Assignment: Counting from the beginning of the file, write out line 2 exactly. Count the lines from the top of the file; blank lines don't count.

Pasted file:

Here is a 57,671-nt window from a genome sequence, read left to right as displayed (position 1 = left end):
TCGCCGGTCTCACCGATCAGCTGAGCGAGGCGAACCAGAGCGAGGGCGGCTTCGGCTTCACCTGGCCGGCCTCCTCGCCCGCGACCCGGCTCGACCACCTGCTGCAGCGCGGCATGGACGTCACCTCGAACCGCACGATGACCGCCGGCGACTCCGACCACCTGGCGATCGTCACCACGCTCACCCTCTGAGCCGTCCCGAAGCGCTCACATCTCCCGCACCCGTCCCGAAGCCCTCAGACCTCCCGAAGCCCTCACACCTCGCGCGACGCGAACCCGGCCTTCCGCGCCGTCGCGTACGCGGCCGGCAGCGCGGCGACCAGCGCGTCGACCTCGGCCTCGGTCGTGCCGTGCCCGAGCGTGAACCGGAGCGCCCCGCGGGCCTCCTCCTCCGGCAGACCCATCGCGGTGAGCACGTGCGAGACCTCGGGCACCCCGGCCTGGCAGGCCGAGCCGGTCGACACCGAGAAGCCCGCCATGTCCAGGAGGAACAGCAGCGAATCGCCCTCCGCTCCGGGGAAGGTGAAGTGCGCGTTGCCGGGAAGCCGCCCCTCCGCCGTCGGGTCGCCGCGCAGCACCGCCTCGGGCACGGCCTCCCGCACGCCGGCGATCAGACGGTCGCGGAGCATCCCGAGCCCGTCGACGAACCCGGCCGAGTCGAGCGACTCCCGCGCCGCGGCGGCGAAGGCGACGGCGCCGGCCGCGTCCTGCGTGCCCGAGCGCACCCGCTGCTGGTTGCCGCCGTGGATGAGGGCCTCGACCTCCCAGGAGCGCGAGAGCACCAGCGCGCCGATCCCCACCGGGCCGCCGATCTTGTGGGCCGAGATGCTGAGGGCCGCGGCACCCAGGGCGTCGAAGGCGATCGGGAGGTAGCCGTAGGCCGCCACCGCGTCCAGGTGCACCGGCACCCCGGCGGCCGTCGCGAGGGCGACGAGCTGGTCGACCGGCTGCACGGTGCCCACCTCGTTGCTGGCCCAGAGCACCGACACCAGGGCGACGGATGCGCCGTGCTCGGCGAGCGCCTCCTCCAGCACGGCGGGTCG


TCGCCGGTCTCACCGATCAGCTGAGCGAGGCGAACCAGAGCGAGGGCGGCTTCGGCTTCACCTGGCCGGCCTCCTCGCCCGCGACCCGGCTCGACCACCTGCTGCAGCGCGGCATGGACGTCACCTCGAACCGCACGATGACCGCCGGCGACTCCGACCACCTGGCGATCGTCACCACGCTCACCCTCTGAGCCGTCCCGAAGCGCTCACATCTCCCGCACCCGTCCCGAAGCCCTCAGACCTCCCGAAGCCCTCACACCTCGCGCGACGCGAACCCGGCCTTCCGCGCCGTCGCGTACGCGGCCGGCAGCGCGGCGACCAGCGCGTCGACCTCGGCCTCGGTCGTGCCGTGCCCGAGCGTGAACCGGAGCGCCCCGCGGGCCTCCTCCTCCGGCAGACCCATCGCGGTGAGCACGTGCGAGACCTCGGGCACCCCGGCCTGGCAGGCCGAGCCGGTCGACACCGAGAAGCCCGCCATGTCCAGGAGGAACAGCAGCGAATCGCCCTCCGCTCCGGGGAAGGTGAAGTGCGCGTTGCCGGGAAGCCGCCCCTCCGCCGTCGGGTCGCCGCGCAGCACCGCCTCGGGCACGGCCTCCCGCACGCCGGCGATCAGACGGTCGCGGAGCATCCCGAGCCCGTCGACGAACCCGGCCGAGTCGAGCGACTCCCGCGCCGCGGCGGCGAAGGCGACGGCGCCGGCCGCGTCCTGCGTGCCCGAGCGCACCCGCTGCTGGTTGCCGCCGTGGATGAGGGCCTCGACCTCCCAGGAGCGCGAGAGCACCAGCGCGCCGATCCCCACCGGGCCGCCGATCTTGTGGGCCGAGATGCTGAGGGCCGCGGCACCCAGGGCGTCGAAGGCGATCGGGAGGTAGCCGTAGGCCGCCACCGCGTCCAGGTGCACCGGCACCCCGGCGGCCGTCGCGAGGGCGACGAGCTGGTCGACCGGCTGCACGGTGCCCACCTCGTTGCTGGCCCAGAGCACCGACACCAGGGCGACGGATGCGCCGTGCTCGGCGAGCGCCTCCTCCAGCACGGCGGGTCG